The Psalms for a New Day website has just been redesigned and the website has moved to a new location. The page you are looking for has moved. Try the link below:
Looking for content on a specific topic?

Psalm 122

For Jerusalem

God is committed to establishing peace in Jerusalem. But Jerusalem’s peace inheres in his people’s embodiment of his justice, mercy, and humility. Only thus will his city truly flourish under his hand.

A David song. A song of ascents.

I was glad when they said to me:
“Let’s go to Yahveh’s house.”
2 And now here we are
standing inside your gates, Jerusalem!
3 Jerusalem, a city built together
as one united whole.
4 Israel’s tribes ascend to it—
the tribes belonging to Yahveh—
to extol Yahveh’s name there
as Israel’s law requires.
5 It’s where thrones for judgment stand
the thrones of David’s royal house.

6 Pray for Jerusalem’s peace.
May all who love you flourish!
7 May there be peace within your walls
and security inside your citadels!
8 For my family and friends’ sake
I say, “May you know peace!”
9 Because the house of Yahveh our God is here
I will seek your good.

Believing Jerusalem’s peace is all-important, many today see this psalm as an urgent call to do all they can to bolster modern-day Israel’s anti-Palestinian policies through prayer and financial support. They fear anything less would put them in opposition to God.

But this is all backwards. David rejoices in Jerusalem as the site of God’s temple and his own divinely established throne,[1] signifying God’s presence in and just rule over the world. That’s what excites him about Jerusalem. He longs for Jerusalem’s peace because he knows the city has always had enemies inside it—like his son Absalom—whose injustice make the city’s peace and well-being impossible. God’s prophets repeatedly decried such evil.

David celebrates Jerusalem as a city united by God, not pursuing a merely ethnic or national cause. Its tribes are united in their devotion to the God they worship, the God of justice, mercy, and humility. Disregarding his law’s moral imperatives can’t possibly lead to peace or well-being for Jerusalem or any other place on earth. Praying for Jerusalem’s peace today means praying its people will accept God’s Messiah and make the kind of moral choices that produce lasting peace. Praying for this is always right because it aligns us with God’s eternal purposes for his world.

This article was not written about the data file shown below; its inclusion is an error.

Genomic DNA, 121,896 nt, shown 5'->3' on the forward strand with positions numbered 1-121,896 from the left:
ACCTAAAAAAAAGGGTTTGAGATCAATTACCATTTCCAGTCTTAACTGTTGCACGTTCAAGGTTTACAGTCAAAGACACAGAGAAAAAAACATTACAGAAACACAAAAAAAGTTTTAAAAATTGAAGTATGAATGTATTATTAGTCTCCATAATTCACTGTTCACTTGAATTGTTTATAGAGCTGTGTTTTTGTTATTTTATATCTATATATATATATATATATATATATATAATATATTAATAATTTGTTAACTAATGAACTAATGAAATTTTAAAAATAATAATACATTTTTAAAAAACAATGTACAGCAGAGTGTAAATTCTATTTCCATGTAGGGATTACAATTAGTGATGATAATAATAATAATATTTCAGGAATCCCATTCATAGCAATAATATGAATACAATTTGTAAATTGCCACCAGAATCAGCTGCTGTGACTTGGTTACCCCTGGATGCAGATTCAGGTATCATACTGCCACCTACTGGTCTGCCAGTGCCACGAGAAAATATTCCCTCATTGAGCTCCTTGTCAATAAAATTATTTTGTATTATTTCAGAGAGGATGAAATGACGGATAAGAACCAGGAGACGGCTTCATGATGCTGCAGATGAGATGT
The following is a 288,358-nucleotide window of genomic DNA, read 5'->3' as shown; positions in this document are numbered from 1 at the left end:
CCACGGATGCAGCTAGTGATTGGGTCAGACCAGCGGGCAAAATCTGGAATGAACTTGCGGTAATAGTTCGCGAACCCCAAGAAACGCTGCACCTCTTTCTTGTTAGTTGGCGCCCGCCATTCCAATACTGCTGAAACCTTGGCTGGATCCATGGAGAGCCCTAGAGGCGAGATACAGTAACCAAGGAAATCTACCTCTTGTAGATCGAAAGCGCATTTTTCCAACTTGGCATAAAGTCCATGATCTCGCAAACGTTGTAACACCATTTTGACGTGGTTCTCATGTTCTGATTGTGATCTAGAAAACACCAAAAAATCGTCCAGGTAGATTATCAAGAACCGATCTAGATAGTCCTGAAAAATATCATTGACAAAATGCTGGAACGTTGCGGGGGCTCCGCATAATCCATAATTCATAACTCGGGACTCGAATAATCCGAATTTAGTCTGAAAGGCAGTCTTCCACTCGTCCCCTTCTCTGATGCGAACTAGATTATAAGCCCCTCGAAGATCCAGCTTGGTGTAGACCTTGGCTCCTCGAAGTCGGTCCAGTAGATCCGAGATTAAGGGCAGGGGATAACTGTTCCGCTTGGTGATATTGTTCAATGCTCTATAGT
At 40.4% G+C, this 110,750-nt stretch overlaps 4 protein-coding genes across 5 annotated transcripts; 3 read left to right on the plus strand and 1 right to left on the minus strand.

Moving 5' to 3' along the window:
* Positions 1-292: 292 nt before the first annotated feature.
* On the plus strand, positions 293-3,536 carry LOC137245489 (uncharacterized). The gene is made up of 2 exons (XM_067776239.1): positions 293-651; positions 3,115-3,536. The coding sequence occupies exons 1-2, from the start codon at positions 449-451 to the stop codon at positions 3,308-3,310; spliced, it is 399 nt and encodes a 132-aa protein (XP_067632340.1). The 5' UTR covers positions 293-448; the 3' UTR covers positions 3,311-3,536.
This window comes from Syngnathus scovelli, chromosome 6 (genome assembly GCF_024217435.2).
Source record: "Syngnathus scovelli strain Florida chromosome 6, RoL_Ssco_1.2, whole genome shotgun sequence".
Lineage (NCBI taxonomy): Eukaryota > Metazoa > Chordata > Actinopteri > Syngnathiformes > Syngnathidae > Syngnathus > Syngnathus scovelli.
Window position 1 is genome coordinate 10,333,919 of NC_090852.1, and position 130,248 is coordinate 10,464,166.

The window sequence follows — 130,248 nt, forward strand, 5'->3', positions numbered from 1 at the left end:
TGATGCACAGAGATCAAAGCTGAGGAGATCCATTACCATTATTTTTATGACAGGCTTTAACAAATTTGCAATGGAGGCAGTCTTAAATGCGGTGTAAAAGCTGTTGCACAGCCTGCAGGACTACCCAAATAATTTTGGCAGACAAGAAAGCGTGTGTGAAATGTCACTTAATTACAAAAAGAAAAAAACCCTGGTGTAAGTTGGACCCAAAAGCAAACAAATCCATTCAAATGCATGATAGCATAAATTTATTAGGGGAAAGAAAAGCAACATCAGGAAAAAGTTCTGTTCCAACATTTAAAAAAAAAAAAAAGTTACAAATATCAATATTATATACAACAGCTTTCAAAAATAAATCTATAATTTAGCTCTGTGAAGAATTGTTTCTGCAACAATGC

Jesus, you wept over your people’s failure to see that they needed to receive you and embrace the values of your house to gain true peace. They thought they just needed to throw the Romans out. You weep still today. Forgive us, Lord. And may all who seek Jerusalem’s true peace prosper! Amen.

During your free moments today, meditate on these words:

Pray for Jerusalem’s peace.
May all who love you prosper!


[1] The psalm’s chiastic structure makes David’s dynasty the focal point: vv. 1-2 (A) the psalmist, his companions, and Yahveh’s house, vv. 3-4 (B) Jerusalem, v. 5 (C) David’s house, vv. 6-7 (B) Jerusalem, vv. 8-9 (A) the psalmist, his companions, and Yahveh’s house. So in New Testament terms, the psalm’s focus is on the Messiah.

Why Yahveh?

Every translator of the Psalms must decide how to handle God’s personal name, YHWH, which occurs repeatedly in its Hebrew text. Translators of the King James Version usually translated it “LORD” (all caps) and occasionally transliterated it (badly) as “Jehovah.” Modern translations, likewise, either translate or transliterate it. While translating it aims to make it more accessible to readers, transliterating it is more faithful to the text since it’s not a word at all, but rather God’s uniquely personal name. I’ve chosen to transliterate it to root it more firmly in the biblical story as the name—meaning the “self-existent One”—that God revealed to Moses on Mount Sinai. This name set Israel’s God apart from all the gods of Israel’s neighbors.

Personal names are, well, very personal. Even the sound of a name can evoke strong emotion. One problem with YHWH is that we aren’t sure how it was pronounced since Jews long ago stopped saying it in order better to hallow it. In transliterating it, I follow the advice of my esteemed Hebrew professor, Raymond Dillard. He advocated transliterating it as Yahveh—pronounced yah·vay—arguing that following the modern Hebrew pronunciation of its third consonant makes the name sound more robustly Jewish than Yahweh.
May these psalms be a light to you in dark times. You can read more of Mark Robert Anderson's writings on Christianity, culture, and inter-faith dialogue at Understanding Christianity Today.